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Heart disease and stroke accounted for close to 20 per cent of all deaths in Canada (46,852 deaths) in 2011—the last year of published data1—and remain the leading causes of hospitalization in the country.2
More than half of the deaths due to circulatory system diseases in Canada are due to ischaemic heart disease, also known as coronary artery disease, which is a condition that affects the supply of blood to the heart. The blood vessels are narrowed, reducing the supply of oxygen and nutrients to the heart, something that can eventually result in a heart attack. Deaths due to cerebrovascular diseases (known as strokes) account for about 20 per cent of circulatory disease deaths in Canada.3
It’s important to note that deaths from heart disease and stroke typically occur later in life. Regions with lower life expectancies and high risk factors may actually see fewer deaths due to heart disease and stroke, simply because the population is dying prematurely from other diseases.
Nunavut is the top-ranked region in Canada, with a three-year average mortality rate of only 97.2 per 100,000 population. The territory scores an “A” and ranks second only to France, the top performer with a mere 84.5 deaths per 100,000 due to heart disease and stroke per year on average between 2009 and 2011. Japan and the Netherlands are other top-ranked peer countries. Quebec is the only province to receive an “A” grade, with an average mortality rate of 124.6 deaths per 100,000 population.
Overall, Canada ranks 6th among the 16 peer countries and scores a “B” grade. Between 2009 and 2011, an average of 141.9 Canadians died per 100,000 population due to heart disease and stroke. Quebec, B.C., and New Brunswick are the only other regions with lower heart disease and stroke mortality rates than the Canadian average. Still, five other regions also earn “B” grades compared with Canada’s international peers—Ontario, Nova Scotia, Saskatchewan, Yukon, and Manitoba.
Alberta and P.E.I. both score “C” grades, as do N.W.T. and the lowest-ranked province, Newfoundland and Labrador. With 202.3 heart disease and stroke deaths per 100,000 population, Newfoundland and Labrador ranks just above last-place Finland. Finland gets the only “D” grade, with an average mortality rate of 251 deaths per 100,000 population.
Nunavut has the lowest mortality rate due to heart disease and stroke in Canada. Quebec and B.C. are the highest-ranked provinces. Newfoundland and Labrador and N.W.T. stand out as the worst-ranked. There is a large discrepancy between the top and bottom performers on this indicator, as the rate of mortality from heart disease and stroke in Newfoundland and Labrador is more than twice the rate in Nunavut.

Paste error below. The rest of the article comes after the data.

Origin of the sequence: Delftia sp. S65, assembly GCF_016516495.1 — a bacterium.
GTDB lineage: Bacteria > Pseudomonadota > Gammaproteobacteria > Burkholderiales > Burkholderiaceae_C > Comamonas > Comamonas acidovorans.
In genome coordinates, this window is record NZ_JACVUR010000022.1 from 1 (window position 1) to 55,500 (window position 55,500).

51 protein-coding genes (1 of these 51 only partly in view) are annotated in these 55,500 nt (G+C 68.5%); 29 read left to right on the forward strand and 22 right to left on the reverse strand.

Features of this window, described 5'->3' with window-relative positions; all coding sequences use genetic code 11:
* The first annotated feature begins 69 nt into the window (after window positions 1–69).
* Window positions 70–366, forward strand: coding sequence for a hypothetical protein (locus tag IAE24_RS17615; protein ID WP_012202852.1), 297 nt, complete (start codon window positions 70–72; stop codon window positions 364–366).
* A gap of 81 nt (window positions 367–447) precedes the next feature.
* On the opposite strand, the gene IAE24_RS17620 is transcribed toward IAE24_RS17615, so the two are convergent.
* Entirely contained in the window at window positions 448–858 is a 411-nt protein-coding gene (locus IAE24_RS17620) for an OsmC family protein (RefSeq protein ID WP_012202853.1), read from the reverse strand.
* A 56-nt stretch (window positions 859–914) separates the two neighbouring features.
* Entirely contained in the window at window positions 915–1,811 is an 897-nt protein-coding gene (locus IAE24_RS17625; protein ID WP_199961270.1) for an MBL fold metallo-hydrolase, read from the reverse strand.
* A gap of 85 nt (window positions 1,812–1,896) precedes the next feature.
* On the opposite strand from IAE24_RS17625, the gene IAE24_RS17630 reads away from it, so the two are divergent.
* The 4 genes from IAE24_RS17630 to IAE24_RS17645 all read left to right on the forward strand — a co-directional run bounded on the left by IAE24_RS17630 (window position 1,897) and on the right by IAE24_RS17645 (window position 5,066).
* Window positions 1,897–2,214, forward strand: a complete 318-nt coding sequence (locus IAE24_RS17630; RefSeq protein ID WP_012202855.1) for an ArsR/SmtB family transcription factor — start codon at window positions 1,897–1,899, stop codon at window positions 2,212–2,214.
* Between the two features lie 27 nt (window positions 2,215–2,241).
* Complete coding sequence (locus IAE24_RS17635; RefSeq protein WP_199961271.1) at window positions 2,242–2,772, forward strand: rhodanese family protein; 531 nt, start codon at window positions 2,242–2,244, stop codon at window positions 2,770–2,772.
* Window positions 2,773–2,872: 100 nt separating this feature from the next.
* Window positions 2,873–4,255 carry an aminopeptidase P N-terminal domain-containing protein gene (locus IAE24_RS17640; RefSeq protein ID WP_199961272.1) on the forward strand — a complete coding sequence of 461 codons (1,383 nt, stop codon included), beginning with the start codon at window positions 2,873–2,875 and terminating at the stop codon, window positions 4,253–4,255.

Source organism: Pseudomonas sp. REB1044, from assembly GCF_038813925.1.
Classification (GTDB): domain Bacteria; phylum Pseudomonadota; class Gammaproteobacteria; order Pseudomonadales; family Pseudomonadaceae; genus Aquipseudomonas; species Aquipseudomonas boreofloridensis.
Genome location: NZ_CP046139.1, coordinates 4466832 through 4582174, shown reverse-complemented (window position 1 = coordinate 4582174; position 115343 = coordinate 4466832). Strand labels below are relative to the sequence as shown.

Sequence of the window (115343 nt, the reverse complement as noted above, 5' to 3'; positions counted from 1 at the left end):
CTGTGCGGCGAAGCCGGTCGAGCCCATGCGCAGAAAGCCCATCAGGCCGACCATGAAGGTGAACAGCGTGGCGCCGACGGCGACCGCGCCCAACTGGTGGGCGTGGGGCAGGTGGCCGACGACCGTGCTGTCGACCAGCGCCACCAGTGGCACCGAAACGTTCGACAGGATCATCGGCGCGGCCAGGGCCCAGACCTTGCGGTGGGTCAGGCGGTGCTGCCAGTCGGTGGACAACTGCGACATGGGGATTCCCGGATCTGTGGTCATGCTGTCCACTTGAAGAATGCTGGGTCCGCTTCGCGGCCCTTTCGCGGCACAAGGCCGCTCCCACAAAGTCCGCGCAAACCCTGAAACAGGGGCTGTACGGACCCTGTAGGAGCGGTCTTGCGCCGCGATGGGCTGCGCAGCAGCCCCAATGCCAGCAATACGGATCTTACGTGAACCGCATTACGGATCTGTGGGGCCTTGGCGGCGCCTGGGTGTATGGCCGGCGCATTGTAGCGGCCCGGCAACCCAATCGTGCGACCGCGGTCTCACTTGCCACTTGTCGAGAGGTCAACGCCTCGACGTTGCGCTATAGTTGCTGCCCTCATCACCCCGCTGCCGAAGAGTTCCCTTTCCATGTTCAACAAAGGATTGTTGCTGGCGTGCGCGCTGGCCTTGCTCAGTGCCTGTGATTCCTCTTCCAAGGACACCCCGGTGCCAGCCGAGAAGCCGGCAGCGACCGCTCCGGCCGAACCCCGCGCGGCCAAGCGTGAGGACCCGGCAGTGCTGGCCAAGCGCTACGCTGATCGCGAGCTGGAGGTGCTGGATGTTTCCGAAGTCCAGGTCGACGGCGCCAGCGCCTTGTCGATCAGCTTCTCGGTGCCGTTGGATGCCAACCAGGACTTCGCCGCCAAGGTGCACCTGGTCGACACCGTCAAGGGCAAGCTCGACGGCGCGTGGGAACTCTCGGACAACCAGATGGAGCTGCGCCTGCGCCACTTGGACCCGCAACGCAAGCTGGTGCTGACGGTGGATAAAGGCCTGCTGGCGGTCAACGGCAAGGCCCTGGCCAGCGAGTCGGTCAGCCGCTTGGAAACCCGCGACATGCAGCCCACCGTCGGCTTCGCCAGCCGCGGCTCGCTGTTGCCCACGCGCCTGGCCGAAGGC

If we look at mortality due to heart disease and mortality due to stroke separately, vast differences become apparent. Most provinces score “A” grades on mortality due to stroke relative to the international peer countries. Quebec actually scores an “A+” for having the lowest mortality rate among all regions—a mere 33.7 deaths per 100,000 population. Newfoundland and Labrador and Yukon are at the bottom of the rankings. Scoring a “D” with the third highest mortality rate, Yukon’s ranks much worse on mortality due to stroke than it does on mortality due to heart disease and stroke.
The mortality due to heart disease results are not as good. All provinces are middle-of-the-pack “B” or “C” performers. With 147.8 deaths per 100,000 population, N.W.T. is one of only three regions—Austria and Finland are the other two—to receive a “D” grade.
High blood pressure, or hypertension, is the number one risk factor for stroke and a major risk factor for heart disease. Although a person’s age, ethnicity, and gender can help explain some cases of high blood pressure, other factors such as an unhealthy lifestyle, physical inactivity, and tobacco consumption can increase the risk of high blood pressure.4
Sadly, the prevalence of high blood pressure is trending upwards in Canada. In 2013, about 14.1 per cent of the population suffered from high blood pressure—up from 13 per cent in 2003. If we look at the last three years of data (2011 to 2013), N.W.T. had the lowest prevalence of high blood pressure, followed by B.C., Quebec, and Yukon. Less than 14 per cent of the population suffered from high blood pressure in these four regions over this three-year period. Meanwhile, the prevalence of high blood pressure in all other provinces and Nunavut was above the Canadian average. Nunavut, Newfoundland and Labrador, and New Brunswick are the worst ranked, with an average prevalence of high blood pressure near 17 per cent or higher between 2011 and 2013.